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Police: Car bomb in Mexican border town kills 4

By the CNN Wire Staff
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Caught on camera: Mexico car bombing
STORY HIGHLIGHTS
  • NEW: Analyst: Bombing could be a "turning point" in Mexico's drug war
  • A man dressed as a police officer was found in the car just before it exploded
  • "We still have car bombs," the Juarez cartel claimed in a message found downtown
  • A counterterrorism expert says there is "some confusion" about explosion

(CNN) -- A car bomb killed at least four people in Ciudad Juarez, Mexico, authorities said.

It was the first time a car bomb has been used to attack federal police, said the city's mayor, Jose Reyes Ferriz.

The incident happened about 8 p.m. Thursday in the city's most violent zone.

Juarez municipal police spokesman Jacinto Seguro said Friday that federal police were responding to a call that a police officer had been killed.

"When they went to check the car, there was a dead body in there, dressed up like a police officer, but it wasn't one of ours," Seguro said. "They put him in a civilian car but dressed him up in a municipal police uniform. That's when the bomb went off. It's like an act of terrorism."

Two police officers, a paramedic and a civilian were killed, federal police spokesman Ramon Salinas said.

Six people, including a local news cameraman, were injured in the blast, authorities said. Four people -- three paramedics and a civilian -- were still being treated for injuries, police said. It was unclear how severe the injuries are.

Video: Deadly bombing in Mexican border town
RELATED TOPICS
  • Ciudad Juarez
  • Mexico

Canal 5 video footage from moments after the blast captures seconds of confusion, followed by fires and debris scattered across the street. At one point, the cameraman shooting the video reaches for an injured civilian, and a police officer says, "Grab onto my arm. Grab onto my arm."

Although Mexican authorities say the attack was the result of a car bomb, a counterterrorism expert said there is "some confusion" about exactly what caused the car to explode.

"For this to be an improvised grenade attack, in some capacity, it doesn't surprise me," said Fred Burton, vice president of intelligence at Stratfor, a privately owned global Intelligence service.

But if this particular car bomb was manufactured to the level of sophistication similar to those used by terrorist groups like Hezbollah, then this is a significant event, Burton said.

"The devil is in the details," he added.

Jose Marulanda, a security analyst based in Bogota, Colombia, called Friday's bombing a "turning point" in Mexico's drug war and found it remniscent of Colombia's own battle with cartels and car bombs in the 1990s.

"Because if they decide to start using car bombs one against the other ... then the whole society, bystanders, innocent people could be affected," he told CNN.

He said that while Friday's car bombing did not appear very sophisticated, he noted that Mexican drug cartels are often advised by former members of Colombian cartels. He said the Colombian cartels are influenced by FARC, the guerrilla group which has waged war against the Colombian government for decades and "has a lot of experience with explosives."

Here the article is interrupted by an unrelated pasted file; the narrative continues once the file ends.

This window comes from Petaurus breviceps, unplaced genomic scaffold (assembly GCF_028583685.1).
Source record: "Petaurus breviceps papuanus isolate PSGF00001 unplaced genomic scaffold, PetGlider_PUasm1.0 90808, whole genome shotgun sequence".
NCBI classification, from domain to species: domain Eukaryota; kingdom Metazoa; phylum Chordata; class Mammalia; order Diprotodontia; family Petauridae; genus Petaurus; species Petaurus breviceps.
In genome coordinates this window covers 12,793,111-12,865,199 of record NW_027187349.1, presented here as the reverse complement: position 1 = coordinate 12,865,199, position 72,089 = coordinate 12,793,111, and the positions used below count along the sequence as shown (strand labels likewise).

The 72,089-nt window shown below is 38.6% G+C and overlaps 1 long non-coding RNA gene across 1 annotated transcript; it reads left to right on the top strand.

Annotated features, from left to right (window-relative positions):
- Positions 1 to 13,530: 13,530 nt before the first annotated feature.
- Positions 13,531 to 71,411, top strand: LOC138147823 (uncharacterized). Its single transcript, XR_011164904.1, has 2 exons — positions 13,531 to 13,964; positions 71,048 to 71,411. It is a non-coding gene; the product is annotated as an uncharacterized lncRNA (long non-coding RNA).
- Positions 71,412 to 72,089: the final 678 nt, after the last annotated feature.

"We could expect more sophistication day after day if they decided to go on with these car bombs," he said.

According to Seguro, the Juarez cartel claimed the deadly incident in a graffiti message found in downtown Juarez.

In what appears to be black spray paint, the violent drug cartel wrote, "what happened on September avenue will keep happening to all the authorities who keep supporting El Chapo. Sincerely - the Juarez cartel."

The threatening message concluded: "We still have car bombs."

"This is significant because usually it's La Linea, the Juarez cartel's operatives, that sign the messages," Reyes said. "It's as if to say, 'Now, it's the big guys in charge, not the operatives.'"

Salinas said the blast in the Mexican border city took place as authorities were responding to "some sort of emergency."

Earlier in the day, police announced the arrest of Jesus Armando Acosta Guerrero, believed to be a leader in the Juarez cartel -- one of two drug trafficking organizations operating in the area.

There had been relative calm in the city since elections were held there July 4.

But Thursday's explosion and an attack Sunday against Mexican federal police mark the third and fourth major incidents in recent weeks.

On June 29, a shooting between suspected drug traffickers and Mexican federal police left one officer dead. The shooting was seen as a watershed moment in the ongoing border drug war: Several bullets from that gunfight strayed across the border into Texas, hitting El Paso City Hall. There were no injuries reported on the U.S. side.

On April 24, six federal police officers were killed in a daylight shooting in Juarez. Hours later, a painted message found in the city, allegedly from members of La Linea, claimed responsibility for the attack. La Linea is an extension of the Juarez cartel, made up in part of former Juarez police officers, according to authorities.

Assaults against federal police have increased since they took full control of security in the city from the Mexican military on April 9.

"There have been at least a dozen, maybe 15, attacks against the federal police since we took over" security, Salinas said.

The Juarez cartel and the Sinaloa cartel have been in a bloody turf war since 2008. More than 5,000 people have been killed in drug-related violence in Juarez during the turf war, according to local authorities.

CNN's Nick Valencia and CNN en Espanol's Gustavo Valdes contributed to this story.

 
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